— Warriors GM Bob Myers
Given that, to what extent were you concerned that Steph, Klay and Draymond played only 11 regular-season minutes together? On one hand, they’ve already played together in five Finals. But on the other hand, they have plenty of teammates that never played with them before this season.
It’s easy to think this team is the same as those past championship teams. But they’re different. Andre is back, but hasn’t played much in the playoffs. Kevon Looney has been playing and had a good Game 6 [vs. Memphis]. Around them, we’ve had different guys that help. We’ve had different coaches. The constant is those players — their leadership, competitiveness and pedigree is invaluable in the playoffs. That never went away and will probably never go away.
That’s so important as you try to navigate the playoffs to have guys that have had the confidence with never having done it before. It doesn’t mean you’ll do it again. But it gives you a sense that you’re capable of it. You don’t have that fear or doubt. But it’s still daunting and never easy. Those three paved the way for the organization as we try to do it again. It’s inspiring to see them go through the journey together again.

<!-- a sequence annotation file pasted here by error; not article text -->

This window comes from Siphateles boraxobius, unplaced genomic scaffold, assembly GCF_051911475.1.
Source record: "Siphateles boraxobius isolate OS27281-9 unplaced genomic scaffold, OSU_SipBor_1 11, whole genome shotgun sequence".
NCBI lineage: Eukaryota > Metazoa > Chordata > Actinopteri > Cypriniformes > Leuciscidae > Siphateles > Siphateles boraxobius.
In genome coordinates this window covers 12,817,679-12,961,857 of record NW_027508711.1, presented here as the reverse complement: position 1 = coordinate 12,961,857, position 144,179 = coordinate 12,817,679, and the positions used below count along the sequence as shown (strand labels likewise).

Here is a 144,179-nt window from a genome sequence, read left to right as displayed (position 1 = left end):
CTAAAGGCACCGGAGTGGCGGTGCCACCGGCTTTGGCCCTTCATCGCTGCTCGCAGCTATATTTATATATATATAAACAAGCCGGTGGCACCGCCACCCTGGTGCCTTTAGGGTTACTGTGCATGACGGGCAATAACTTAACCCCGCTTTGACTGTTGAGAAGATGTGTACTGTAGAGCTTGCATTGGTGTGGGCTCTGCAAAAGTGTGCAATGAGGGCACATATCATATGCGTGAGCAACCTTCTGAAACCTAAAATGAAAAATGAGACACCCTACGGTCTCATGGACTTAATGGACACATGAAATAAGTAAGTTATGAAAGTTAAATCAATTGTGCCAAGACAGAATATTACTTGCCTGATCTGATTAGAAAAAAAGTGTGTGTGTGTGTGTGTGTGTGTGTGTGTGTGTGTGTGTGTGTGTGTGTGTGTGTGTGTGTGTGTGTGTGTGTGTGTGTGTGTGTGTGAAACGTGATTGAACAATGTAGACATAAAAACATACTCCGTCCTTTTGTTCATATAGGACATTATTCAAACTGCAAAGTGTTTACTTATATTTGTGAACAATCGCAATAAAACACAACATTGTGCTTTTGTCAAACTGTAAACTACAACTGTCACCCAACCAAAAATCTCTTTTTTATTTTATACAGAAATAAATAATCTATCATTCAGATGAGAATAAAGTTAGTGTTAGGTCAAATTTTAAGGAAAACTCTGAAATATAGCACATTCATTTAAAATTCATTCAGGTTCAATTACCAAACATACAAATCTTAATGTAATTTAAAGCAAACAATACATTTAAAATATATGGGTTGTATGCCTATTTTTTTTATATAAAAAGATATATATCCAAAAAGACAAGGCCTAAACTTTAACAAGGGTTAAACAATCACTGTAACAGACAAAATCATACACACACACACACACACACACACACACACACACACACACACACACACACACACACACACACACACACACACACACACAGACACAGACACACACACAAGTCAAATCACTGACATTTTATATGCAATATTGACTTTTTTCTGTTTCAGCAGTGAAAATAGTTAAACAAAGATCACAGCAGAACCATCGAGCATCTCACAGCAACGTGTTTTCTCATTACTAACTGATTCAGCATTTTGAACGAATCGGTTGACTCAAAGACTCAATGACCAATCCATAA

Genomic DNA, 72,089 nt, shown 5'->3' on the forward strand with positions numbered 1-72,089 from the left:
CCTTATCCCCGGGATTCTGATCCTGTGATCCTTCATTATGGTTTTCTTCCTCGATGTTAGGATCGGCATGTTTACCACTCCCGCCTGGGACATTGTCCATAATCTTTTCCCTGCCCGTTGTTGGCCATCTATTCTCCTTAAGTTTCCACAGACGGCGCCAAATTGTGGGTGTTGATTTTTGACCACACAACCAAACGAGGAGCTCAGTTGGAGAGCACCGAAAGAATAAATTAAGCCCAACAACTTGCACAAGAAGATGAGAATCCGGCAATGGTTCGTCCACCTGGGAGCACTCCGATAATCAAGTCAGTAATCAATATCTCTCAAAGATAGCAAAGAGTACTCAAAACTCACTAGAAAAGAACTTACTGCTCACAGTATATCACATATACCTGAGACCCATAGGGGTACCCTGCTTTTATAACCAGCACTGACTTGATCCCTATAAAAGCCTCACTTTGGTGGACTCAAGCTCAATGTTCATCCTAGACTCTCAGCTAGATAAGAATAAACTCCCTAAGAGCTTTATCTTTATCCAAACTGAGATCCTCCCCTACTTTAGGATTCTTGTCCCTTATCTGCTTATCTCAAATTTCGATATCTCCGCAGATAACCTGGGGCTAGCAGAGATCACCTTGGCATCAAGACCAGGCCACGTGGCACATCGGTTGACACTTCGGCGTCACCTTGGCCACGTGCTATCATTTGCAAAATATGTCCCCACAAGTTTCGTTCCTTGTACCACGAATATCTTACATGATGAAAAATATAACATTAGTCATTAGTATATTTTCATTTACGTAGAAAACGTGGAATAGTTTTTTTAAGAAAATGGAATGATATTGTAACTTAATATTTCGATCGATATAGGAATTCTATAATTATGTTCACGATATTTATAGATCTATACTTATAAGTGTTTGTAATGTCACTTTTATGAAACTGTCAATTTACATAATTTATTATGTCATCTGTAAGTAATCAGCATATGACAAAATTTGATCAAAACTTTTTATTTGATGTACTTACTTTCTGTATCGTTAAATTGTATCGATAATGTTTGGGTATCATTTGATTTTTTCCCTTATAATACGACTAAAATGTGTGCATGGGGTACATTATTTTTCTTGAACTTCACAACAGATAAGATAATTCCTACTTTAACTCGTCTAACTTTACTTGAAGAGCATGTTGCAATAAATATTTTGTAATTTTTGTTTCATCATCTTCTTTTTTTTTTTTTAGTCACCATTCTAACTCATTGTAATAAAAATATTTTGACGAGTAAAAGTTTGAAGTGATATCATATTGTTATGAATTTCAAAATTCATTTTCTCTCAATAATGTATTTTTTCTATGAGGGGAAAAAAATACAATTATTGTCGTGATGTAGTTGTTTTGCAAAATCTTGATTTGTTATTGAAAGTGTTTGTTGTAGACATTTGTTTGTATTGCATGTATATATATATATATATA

You obviously drafted Poole for a reason. But what has gone into his development this season and in the playoffs?
We saw the potential. But when we Draft players [late in the first round], realistically it’s really hard to know where it’s going to go. We thought it was possible, but we didn’t know he would reach it. But credit to him and the coaching staff that put the time in to perfect his craft. I’m happy for him that he’s showcasing this on a big stage, showing his skillset and fitting in with guys that are leading him.